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January 2003 Blether:
2002 Patrick Vickery

'The Inanimate Object Blether'

'Blether' is a Scottish word meaning a good chat (a good blether), often a long and lazy relaxed chat at that, and sometimes over a dram or two of whisky!

e-mail Patrick at: aldieburnplants@aol.com

Patrick Vickery lives in the Scottish Highlands with his wife, three children, two dogs, two goats and an assortment of smaller animals. They live in a two acre wood in a wonderful part of the world.

Patrick runs a small Garden Nursery (part-time), is a Garden Writer (part-time) with a particular interest in the humourous side of things (especially the things that go wrong!), and works part-time as a Special Needs Teacher.

Patrick's first gardening book  In Pursuit Of Perennial Profit - The Pot Of Gold At The Bottom Of The Garden. ISBN: 186163148 has recently been published. A 'how-to' book - a book that shows how to make your garden productive in a variety of ways, for both expert and gardening novice alike, at minimum cost and in an innovative and self-financing way, using a raised bed system of propagation, and concentrating primarily on hardy perennial plants that can be raised and grown outdoors without the aid of a polytunnel or greenhouse.

Available direct from the Publisher at: Capall Bann Publishing, UK; from bookshops; or from Amazon.co.uk via the Internet.

more info:

In Pursuit of Perennial Profit - The Pot of Gold At The Bottom of the Garden...

"What size of shoe do you take?"
"A shoe the size of my feet."

Well I didn't expect that sort of answer, of course, a bit off-beam if you
ask me, given to me by a child actually, quite logical of course, perfectly
correct, but still unexpected.

On this note, have you ever had one of those days when things go a bit
off-beam yourself? I'm sure you have. Haven't we all? The sort of day when an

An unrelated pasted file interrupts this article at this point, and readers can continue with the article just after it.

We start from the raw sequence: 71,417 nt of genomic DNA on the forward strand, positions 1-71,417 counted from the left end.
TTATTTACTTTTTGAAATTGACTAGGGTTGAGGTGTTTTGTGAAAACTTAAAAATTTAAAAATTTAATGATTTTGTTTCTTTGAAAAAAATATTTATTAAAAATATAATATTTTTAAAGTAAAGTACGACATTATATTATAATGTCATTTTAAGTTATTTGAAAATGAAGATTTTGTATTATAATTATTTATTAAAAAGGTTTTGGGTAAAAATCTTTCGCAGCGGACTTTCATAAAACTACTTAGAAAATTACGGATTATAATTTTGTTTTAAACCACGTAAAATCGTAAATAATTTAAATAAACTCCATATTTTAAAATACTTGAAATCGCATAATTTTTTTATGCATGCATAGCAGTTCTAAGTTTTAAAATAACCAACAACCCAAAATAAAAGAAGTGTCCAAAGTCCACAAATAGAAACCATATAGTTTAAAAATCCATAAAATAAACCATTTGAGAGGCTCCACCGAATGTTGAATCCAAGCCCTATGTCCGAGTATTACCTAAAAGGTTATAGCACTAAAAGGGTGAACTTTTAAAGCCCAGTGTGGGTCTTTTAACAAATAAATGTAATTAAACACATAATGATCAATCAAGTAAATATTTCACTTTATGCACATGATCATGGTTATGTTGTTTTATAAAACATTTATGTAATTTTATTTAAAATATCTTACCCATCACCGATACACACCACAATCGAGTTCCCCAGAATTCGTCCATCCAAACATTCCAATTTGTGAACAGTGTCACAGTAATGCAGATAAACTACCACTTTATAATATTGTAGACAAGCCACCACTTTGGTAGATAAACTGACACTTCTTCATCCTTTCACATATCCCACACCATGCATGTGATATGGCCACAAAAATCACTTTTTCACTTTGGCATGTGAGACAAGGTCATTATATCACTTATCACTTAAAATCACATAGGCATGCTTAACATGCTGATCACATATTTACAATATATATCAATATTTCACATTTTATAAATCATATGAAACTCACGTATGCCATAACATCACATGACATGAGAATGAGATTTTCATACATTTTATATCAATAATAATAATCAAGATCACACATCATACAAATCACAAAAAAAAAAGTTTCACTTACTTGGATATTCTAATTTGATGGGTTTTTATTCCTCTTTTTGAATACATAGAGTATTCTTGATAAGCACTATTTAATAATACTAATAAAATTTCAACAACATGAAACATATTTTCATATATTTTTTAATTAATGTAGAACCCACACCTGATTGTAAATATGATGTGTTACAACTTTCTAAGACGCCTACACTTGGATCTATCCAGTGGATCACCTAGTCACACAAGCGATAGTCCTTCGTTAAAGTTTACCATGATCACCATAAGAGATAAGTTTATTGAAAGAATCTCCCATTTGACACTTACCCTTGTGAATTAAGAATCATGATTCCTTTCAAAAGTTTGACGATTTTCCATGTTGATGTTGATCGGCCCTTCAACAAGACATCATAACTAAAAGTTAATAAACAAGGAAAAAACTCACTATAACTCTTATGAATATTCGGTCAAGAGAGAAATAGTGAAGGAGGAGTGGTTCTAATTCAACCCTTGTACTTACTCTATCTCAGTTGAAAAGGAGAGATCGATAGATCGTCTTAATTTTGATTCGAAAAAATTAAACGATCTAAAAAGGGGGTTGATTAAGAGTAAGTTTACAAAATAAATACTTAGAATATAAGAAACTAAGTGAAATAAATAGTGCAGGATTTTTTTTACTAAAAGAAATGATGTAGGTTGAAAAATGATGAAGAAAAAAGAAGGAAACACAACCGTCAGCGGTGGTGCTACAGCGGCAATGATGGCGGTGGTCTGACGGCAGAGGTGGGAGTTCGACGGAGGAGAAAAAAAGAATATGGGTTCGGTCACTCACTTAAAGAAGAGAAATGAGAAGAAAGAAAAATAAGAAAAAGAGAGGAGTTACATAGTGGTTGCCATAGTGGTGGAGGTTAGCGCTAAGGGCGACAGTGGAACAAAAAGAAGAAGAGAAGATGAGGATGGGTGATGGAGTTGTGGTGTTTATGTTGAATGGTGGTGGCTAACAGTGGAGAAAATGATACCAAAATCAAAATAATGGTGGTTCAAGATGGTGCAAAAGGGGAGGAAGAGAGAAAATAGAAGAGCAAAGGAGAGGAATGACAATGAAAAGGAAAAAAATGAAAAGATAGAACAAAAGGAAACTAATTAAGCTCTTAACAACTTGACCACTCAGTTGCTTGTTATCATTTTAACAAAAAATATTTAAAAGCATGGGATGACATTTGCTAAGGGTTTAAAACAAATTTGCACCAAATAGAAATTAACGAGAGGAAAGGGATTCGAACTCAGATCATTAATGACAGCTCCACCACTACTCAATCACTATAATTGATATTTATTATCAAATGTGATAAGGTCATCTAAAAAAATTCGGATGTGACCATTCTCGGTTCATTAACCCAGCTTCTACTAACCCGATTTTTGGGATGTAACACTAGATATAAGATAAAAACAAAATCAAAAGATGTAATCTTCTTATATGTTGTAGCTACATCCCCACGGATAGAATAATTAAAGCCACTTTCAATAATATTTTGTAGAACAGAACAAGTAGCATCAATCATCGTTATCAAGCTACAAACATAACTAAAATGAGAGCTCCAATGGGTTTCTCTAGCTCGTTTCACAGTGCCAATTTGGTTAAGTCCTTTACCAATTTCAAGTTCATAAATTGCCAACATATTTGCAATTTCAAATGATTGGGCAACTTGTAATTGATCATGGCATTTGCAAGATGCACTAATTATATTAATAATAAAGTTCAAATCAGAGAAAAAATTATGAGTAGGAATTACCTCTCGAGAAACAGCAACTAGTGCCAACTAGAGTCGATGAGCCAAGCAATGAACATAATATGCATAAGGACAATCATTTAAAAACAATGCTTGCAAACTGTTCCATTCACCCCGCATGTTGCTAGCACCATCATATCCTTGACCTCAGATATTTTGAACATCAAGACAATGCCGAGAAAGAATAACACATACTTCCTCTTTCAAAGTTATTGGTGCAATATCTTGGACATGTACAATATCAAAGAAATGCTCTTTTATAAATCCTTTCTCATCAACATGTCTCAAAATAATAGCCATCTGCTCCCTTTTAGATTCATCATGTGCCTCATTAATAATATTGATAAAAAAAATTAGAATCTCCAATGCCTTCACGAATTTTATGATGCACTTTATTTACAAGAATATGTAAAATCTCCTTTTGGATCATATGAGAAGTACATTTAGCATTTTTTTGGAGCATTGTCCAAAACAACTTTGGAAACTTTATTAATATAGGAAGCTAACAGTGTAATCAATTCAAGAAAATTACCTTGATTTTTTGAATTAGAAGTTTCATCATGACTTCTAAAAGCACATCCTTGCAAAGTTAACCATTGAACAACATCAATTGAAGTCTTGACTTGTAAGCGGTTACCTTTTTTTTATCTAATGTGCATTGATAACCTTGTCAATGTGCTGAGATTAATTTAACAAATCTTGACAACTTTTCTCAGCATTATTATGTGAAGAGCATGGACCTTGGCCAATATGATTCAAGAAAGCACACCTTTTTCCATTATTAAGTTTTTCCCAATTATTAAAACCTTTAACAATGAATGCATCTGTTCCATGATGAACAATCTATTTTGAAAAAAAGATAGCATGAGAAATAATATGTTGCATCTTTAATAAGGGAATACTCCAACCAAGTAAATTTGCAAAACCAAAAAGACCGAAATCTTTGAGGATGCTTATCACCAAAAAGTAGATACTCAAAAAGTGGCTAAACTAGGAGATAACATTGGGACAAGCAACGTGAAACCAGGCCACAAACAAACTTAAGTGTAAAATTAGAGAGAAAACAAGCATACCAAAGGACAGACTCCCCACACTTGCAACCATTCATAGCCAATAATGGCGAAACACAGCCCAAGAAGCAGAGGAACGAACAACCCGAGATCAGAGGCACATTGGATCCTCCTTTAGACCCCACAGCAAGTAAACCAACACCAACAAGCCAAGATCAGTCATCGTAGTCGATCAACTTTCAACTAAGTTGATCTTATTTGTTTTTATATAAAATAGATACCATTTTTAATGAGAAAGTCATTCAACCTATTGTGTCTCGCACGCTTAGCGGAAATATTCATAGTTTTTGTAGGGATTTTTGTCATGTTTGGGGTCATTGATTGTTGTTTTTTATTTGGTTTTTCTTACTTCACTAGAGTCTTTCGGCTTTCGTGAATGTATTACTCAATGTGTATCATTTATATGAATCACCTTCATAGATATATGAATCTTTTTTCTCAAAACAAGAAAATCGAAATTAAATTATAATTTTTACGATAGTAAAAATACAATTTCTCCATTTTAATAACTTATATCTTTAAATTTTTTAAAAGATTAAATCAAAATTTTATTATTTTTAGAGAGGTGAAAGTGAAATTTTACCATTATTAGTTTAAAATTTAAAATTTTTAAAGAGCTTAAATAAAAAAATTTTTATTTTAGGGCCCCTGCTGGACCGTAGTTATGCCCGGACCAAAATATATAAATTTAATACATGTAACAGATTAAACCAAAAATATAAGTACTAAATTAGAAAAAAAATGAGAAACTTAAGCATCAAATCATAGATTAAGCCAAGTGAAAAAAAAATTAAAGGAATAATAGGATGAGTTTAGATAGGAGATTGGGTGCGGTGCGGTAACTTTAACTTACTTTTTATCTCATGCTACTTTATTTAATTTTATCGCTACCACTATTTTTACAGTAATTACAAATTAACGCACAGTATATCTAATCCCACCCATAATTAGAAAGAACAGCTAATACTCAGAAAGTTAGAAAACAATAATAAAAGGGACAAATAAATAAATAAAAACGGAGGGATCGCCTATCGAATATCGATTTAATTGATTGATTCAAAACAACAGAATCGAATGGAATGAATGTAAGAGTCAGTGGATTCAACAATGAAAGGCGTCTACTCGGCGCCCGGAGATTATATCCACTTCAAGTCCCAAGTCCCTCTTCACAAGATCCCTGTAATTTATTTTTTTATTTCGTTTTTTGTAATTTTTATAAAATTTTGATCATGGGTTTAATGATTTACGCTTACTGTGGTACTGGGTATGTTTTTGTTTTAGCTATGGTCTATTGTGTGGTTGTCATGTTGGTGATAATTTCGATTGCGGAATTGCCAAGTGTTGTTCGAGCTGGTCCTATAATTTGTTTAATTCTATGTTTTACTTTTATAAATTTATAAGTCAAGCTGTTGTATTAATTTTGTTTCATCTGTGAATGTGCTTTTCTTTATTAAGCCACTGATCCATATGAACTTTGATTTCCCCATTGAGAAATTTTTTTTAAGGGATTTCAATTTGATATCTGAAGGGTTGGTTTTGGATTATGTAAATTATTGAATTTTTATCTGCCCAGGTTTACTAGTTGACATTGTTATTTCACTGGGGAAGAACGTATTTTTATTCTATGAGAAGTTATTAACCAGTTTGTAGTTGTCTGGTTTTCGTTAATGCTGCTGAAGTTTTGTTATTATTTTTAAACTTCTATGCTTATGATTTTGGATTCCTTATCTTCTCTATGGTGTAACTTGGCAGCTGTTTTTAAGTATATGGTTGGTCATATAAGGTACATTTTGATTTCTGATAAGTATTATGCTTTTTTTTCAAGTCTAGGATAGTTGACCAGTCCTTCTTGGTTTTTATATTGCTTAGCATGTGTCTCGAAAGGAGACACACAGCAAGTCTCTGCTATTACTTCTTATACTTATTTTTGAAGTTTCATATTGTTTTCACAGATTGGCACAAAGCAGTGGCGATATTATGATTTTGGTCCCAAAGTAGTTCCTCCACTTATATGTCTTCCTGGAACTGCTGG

inanimate object hits you square in the face for no apparent reason. Or a
stupid day a day when you do stupid things? I had a stupid day recently. 
Very painful it was too.

I was ambling along the pavement and admiring the shrubs in the park
(Buddleia, Jasmine, Philadelphus, that sort of thing) when a lamp post hit me
on the side of the head. Not really the sort of thing that you expect to
happen, is it, and very similar, in fact, to an incident a number of years
ago involving a young lady called Cassandra:  'The Cassandra Incident'.

Cassandra was sauntering along the roadside verge without a care in the world
just like me when she was hit full in the face by a road sign, dented it
too, and even now, years later, the imprint of her face (main features only
nose, chin and forehead) are clearly visible beneath the words 'Please Give
Way To On-Coming Traffic'.  For some reason she didn't see it, you see, and
this despite the fact that she was looking straight ahead at the time. Now
there's a mystery for you. And what do you say after witnessing an incident
like that? 'Are you alright' is a bit lame, a bit weak, isn't it,
particularly when the poor woman is holding her face and making such horrible
moaning noises. Or do you say nothing and pretend not to notice? Now there's
a dilemma. I said nothing at the time, of course, because I didn't want to
embarrass her. Sometimes it's best to turn a blind eye, isn't it, so I
admired the wild poppies in the field opposite and pretended not to notice
anything untoward as she lay dazed and horizontal on the grass beside me. (In
hindsight though if I recall correctly this was an error of judgment for
she was not best pleased, no, not best pleased at all).

But anyway, the final outcome to this saga was simply a matter of dented
pride, dented road sign and no lasting physical injuries to speak of. To this
day, however, I can still hear the sound of Cassandra on Road Sign as she
connected with metal a ringing, tinging sort of noise.

The lamp post and the road sign incident were accidental of course, but
sometimes this is not the case. Have you ever been tempted to stand on a
garden rake that's lying 'wrong-side' up on the lawn, I wonder?
Well of course you have. Who hasn't?
You know that you shouldn't, of course, you know what will happen if you do
it's inevitable, isn't it?   but you stand on it anyway, just a bit, just
enough to get the handle rising slowly off the ground, then wallop, it hits
you full in the face before you can say 'Jack Robinson', 'Gordon Bennet' or
whatever your colloquial phrase might be. Very painful. Do it once and never
do it again.

But no matter what dangers lurk out there in the garden (and who invented the
garden shredder for heaven's sake!) we still opt to pursue such a satisfying
pastime with obsessive zeal.

So how about life without gardening?
Would that be a good idea? Cut down on some of the risks associated with life
in general?

No, that's unthinkable, isn't it? Give me a bit of risk and stupidity any
day. After all, isn't that what life's all about?

(Copyright 2002 Patrick Vickery)